After a few weeks of everyday words with interesting backstories, this time I thought I’d go for one that you probably haven’t come across before (and if you have, then I salute you, and you should probably be writing these instead of me). ‘Fanfaronade’ means empty boasting. And if you do it, which, let’s face it, we all do on Facebook/Instagram/Twitter, you’re a fanfaron.

The word comes from ‘fanfarrón’, which is a Spanish word for a big old boasty mcboastface. It made its way into English in the 1600s, probably passing through French (‘fanfaronnade’) on the way.

Fanfaronade is probably where we get the word ‘fanfare’ from, although sources differ on whether there’s any definite etymological evidence for that. But since a fanfare involves a trumpet, and fanfaronade means blowing your own brass instrument, I think it’s a fairly safe bet. (Also, if you say it out loud and go up on the ‘nade’ bit, it even sounds like a fanfare. Or is that just me?)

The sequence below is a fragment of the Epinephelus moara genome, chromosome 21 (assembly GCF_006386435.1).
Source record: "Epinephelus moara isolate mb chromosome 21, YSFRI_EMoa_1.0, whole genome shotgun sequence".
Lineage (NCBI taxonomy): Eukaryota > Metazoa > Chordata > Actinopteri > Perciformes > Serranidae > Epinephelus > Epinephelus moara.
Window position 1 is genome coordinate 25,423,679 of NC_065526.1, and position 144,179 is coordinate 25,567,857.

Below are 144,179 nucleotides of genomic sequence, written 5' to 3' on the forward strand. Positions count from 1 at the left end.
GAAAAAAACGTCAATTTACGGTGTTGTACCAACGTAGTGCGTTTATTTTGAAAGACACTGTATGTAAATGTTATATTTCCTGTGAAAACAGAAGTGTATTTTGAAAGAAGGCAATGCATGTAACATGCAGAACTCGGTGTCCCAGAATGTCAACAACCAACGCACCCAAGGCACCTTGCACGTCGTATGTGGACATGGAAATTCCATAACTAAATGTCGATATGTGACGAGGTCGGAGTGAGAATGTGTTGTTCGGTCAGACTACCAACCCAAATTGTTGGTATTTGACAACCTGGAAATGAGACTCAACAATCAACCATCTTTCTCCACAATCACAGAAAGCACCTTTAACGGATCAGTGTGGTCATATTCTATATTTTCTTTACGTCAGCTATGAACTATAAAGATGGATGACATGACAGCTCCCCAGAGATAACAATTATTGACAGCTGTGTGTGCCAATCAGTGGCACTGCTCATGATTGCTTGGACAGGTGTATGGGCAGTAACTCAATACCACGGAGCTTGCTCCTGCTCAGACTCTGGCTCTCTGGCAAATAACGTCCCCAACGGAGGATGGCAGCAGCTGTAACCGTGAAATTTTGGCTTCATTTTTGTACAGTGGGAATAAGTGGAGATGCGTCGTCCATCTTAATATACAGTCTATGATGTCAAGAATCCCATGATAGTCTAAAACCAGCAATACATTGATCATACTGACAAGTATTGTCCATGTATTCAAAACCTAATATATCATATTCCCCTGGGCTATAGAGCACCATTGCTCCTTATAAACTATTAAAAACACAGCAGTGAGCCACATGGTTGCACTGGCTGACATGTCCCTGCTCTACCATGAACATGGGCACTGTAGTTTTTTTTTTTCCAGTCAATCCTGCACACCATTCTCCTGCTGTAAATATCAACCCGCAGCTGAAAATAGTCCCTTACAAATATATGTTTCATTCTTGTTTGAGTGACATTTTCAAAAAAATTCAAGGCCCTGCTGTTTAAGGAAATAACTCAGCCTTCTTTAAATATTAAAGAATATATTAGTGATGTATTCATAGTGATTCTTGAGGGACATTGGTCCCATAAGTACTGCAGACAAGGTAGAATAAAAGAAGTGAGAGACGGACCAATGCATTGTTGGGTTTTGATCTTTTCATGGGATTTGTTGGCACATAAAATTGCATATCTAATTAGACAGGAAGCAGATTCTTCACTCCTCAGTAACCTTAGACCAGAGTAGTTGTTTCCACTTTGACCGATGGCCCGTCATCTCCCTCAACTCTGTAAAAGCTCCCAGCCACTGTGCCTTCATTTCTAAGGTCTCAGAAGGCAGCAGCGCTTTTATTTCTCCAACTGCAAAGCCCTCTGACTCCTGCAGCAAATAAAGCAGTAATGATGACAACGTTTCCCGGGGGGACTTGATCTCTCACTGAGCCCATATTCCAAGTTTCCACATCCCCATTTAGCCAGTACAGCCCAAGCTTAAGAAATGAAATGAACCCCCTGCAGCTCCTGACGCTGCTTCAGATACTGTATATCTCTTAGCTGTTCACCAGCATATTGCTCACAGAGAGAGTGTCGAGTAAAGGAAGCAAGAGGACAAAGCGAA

Dickens used the word ‘fanfaronade’ in place of ‘fanfare’ in a short story called ‘Somebody’s Luggage’ (good name for a band):

“And hark! fanfaronade of trumpets, and here into the Great Place, resplendent in an open carriage, with four gorgeously-attired servitors up behind, playing horns, drums, and cymbals, rolled ‘the Daughter of a Physician’ in massive golden chains and ear-rings, and blue-feathered hat.”